I’ve talked a lot about how men have affected me over the years.
Talked about the ways they left me and how those moments all stuck with me and made me bitter and angry with men.
You can see it in literally a majority of the articles I’ve written. I can guarantee something for those men; none of them are perfect. I know that. I’m not perfect either.
My dad and I talked about this, and how healthy it was for me to get these things out, but he challenged me to see where I haven’t been my best self in relationships. A challenge I wholeheartedly accepted.
I would say that this is probably the best state I have ever been in. I have been working through some darknesses, but I have been chasing everything I am passionate about and everything I put on the back burner when I am in a relationship. That’s not to say I don’t have some toxic behaviors I should be rid of.
In the interest of personal growth, I have to also recognize where I was less than perfect in my relationships. When I was addressing where I might be toxic myself, I started thinking about the men I’ve dated and the lasting impact I’ve had on them. I wondered what impression I left behind, or how they would be viewing me forever.
Because that’s the thing. There are hundreds, maybe thousands of people I’ve encountered all harboring thousands of different versions of who I am without really knowing exactly who I am at all.
But if I clear through all of that, what is a common facet of the impression I leave behind?
For me, it was desperation.
I have always been a person desperate for love. And where do a majority of people develop such desperation? A parent.
To be clear, I have wonderful parents. But I had a less-than-wonderful biological father. So you guessed it. I have, or had, daddy issues. I had been deprived of a love I desired most, the one from a father, and that lasted for a while, until my mid-20s.
But by the time I reached my 30s and the long-term impact of an absent father stopped affecting me, I was left with years worth of bad relationship and dating habits I developed in the pursuit of being loved and accepted by someone. I had to learn how to get rid of the behaviors that I used to help me fill that void.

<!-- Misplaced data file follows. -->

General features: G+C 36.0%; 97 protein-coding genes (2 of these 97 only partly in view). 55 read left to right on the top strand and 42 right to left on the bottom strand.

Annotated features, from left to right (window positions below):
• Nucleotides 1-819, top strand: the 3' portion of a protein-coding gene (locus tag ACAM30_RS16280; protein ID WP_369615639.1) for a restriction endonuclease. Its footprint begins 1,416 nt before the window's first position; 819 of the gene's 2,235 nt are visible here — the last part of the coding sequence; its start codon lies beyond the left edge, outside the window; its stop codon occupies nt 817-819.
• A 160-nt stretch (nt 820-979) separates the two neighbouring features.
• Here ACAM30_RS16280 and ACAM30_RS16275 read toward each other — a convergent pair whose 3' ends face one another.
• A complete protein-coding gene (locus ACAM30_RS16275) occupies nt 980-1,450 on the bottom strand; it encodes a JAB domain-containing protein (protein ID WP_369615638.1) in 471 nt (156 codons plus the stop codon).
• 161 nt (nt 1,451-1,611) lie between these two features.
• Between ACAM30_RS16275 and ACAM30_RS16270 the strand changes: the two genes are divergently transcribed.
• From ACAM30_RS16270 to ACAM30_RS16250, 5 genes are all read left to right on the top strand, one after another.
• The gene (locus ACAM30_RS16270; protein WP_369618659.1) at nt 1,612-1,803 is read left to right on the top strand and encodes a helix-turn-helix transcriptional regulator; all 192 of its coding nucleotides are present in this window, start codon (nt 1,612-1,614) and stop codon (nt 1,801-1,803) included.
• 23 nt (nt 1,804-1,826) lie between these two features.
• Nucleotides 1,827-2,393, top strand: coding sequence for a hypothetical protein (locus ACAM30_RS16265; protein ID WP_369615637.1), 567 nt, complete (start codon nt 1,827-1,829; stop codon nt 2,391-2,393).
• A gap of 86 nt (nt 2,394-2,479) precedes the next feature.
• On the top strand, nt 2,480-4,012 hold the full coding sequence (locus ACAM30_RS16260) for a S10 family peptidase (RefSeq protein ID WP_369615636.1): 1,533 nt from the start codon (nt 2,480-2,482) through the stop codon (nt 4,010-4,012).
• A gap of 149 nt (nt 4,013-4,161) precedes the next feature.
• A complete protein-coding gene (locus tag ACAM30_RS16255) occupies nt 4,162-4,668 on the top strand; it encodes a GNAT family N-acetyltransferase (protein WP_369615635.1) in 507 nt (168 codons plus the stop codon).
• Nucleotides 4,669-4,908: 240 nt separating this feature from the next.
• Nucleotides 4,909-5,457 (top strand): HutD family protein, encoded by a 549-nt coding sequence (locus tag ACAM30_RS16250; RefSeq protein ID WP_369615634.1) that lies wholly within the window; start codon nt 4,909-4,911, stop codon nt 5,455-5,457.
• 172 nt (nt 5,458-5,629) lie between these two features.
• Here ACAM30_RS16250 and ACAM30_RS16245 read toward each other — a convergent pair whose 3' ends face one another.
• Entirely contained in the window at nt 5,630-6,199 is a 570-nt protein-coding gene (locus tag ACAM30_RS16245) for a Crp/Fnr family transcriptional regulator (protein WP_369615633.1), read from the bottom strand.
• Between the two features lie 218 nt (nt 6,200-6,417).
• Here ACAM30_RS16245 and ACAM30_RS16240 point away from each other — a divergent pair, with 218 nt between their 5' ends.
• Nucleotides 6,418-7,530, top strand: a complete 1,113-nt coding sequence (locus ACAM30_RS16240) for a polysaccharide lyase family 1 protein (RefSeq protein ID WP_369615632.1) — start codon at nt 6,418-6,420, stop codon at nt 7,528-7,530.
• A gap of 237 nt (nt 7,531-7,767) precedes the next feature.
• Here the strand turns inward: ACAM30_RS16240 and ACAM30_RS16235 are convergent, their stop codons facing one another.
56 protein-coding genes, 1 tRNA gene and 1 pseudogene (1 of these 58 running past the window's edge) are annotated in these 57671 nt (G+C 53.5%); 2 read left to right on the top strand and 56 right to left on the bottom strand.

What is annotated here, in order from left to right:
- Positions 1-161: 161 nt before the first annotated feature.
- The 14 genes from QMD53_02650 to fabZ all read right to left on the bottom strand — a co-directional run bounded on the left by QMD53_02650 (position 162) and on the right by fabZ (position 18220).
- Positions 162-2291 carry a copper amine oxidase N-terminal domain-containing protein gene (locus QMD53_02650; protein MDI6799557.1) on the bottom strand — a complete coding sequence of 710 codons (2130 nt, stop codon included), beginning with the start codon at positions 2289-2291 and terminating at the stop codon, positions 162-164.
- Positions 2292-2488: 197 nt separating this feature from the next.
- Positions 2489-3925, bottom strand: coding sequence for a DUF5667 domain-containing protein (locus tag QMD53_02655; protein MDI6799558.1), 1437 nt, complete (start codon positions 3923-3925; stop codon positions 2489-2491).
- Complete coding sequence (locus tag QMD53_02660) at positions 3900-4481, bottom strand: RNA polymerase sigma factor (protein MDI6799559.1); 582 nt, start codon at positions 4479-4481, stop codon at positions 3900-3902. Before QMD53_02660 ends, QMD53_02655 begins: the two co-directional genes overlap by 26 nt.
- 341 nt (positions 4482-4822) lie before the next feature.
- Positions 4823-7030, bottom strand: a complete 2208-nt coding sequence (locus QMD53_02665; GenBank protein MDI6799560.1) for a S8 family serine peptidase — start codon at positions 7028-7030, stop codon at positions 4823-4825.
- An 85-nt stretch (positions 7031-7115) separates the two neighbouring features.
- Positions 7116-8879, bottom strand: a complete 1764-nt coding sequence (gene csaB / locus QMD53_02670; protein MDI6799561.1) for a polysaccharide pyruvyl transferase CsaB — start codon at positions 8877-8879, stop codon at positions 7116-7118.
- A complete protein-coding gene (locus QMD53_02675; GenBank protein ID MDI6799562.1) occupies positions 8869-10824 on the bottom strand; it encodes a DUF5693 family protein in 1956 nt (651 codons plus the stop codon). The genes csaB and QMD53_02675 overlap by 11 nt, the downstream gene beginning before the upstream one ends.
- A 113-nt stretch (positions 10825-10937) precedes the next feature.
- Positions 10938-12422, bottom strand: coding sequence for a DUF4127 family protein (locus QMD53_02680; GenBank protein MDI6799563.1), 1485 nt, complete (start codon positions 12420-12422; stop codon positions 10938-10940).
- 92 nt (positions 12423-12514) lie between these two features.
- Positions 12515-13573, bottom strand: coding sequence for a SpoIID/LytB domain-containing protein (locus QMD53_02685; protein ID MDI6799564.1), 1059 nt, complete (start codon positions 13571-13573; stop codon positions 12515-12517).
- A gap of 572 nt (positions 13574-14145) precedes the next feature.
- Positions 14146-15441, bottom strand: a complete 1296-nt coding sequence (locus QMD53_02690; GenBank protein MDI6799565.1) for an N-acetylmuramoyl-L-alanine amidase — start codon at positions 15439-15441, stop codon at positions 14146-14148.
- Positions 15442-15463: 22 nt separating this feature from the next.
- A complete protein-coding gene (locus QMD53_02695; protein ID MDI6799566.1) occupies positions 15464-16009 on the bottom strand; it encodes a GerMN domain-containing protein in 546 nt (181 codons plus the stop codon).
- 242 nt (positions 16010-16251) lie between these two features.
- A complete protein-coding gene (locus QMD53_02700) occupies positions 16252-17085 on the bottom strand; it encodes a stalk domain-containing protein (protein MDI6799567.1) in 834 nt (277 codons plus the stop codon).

As you may know, being loved and accepted by someone is nowhere near as fulfilling as loving and accepting yourself, which is a journey I am still on, and coming into. I am still working every day to love myself without being loved by another.
But I have been a desperate girlfriend and partner. I can recall cringe-worthy times in which I was. So tell me if any of these desperation scenarios sound like you.
Trying Too Hard to Be the Best Understanding Girlfriend
I once dated a guy who had convinced me that we were nothing short of made for each other. He pursued me.
We had the long-distance thing going on, which glorifies the romance until you actually get home. I will never be doing that again. Ever.
When I got home, everything seemed to change. He wasn’t engaging anymore, spent all of his time playing video games, and made excuses to not see me. Naturally, I tried harder. I first tried setting up a sort of date weekend for the two of us, thinking it was just the pandemic affecting our fragile mental states. I organized for us to go go-kart racing; then I rented a hotel room where we played N64, watched movies, and ate charcuterie—all things he and I both enjoyed. He said no one had ever done that for him before.